Converting a face-to-face course to an online format is not simply a matter of “dumping” the existing course to online. (Simonson, Smaldino, Albright, & Zvacek, 2012). It requires careful and systematic analysis that incorporates the components of a successful learning system: “the learners, the content, the method and materials, and the environment including the technology.” (Simonson et al., 2012, p. 152). Converting a face-to-face course to a blended format adds to the complexity because the designer has to ensure the online and the face-to-face version of the course complement each other, that the activities are integrated seamlessly. In their findings of best practices approach to blended course design (McGee & Reis, 2012) noted that a blended course “integrates the best of face-to-face and online learning” (p. 3). Moreover, when both are integrated “in an appropriate and creative manner, the possibility to become fully engaged in a sustained manner is increased exponentially.” (p. 3).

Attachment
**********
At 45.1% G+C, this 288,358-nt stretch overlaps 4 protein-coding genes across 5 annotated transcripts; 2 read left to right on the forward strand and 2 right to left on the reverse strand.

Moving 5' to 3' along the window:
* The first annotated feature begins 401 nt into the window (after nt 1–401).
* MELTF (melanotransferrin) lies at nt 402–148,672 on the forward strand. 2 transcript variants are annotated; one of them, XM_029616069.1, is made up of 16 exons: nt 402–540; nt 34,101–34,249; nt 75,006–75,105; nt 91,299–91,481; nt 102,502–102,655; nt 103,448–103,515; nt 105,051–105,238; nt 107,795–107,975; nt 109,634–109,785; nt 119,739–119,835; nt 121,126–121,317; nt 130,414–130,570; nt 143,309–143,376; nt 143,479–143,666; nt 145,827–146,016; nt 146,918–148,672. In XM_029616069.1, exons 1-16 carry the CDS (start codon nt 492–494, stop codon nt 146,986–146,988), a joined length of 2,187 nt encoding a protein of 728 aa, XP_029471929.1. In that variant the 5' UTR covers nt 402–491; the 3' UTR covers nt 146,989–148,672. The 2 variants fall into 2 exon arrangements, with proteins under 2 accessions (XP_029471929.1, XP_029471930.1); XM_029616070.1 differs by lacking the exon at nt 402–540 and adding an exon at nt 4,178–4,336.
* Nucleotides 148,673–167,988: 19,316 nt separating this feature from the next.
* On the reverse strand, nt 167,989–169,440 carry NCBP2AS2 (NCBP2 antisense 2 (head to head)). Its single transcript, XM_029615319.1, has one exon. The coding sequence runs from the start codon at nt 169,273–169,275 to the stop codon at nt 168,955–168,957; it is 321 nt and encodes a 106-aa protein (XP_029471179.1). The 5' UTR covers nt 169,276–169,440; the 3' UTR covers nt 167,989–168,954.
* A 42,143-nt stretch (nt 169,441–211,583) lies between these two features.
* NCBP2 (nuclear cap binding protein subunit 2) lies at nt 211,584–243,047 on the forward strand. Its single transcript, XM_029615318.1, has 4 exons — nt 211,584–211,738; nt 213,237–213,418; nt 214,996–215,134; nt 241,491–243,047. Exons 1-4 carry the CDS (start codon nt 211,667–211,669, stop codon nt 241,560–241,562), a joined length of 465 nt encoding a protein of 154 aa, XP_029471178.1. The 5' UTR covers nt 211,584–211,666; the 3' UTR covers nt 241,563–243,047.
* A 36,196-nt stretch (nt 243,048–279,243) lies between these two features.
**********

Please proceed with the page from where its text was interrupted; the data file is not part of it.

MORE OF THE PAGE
Use Your Best Practices Guide to help you in successfully transitioning your face-to-face training program to a blended distance learning format.
McGee, P. & Reis, A. (2012). The University of Texas at San Antonio. Blended Course Design: A Synthesis of Best Practices. Journal of Asynchronous Learning Networks (JALN). 16(4). Retrieved on February 22, 2013 from http://sloanconsortium.org/jaln/v16n4/blended-course-design-synthesis-best-practices
Simonson, M., Smaldino, S., Albright, M., & Zvacek, S. (2012). Teaching and Learning at a Distance: Foundations of Distance Education. (5th ed.). Boston, MA: Pearson Education Inc.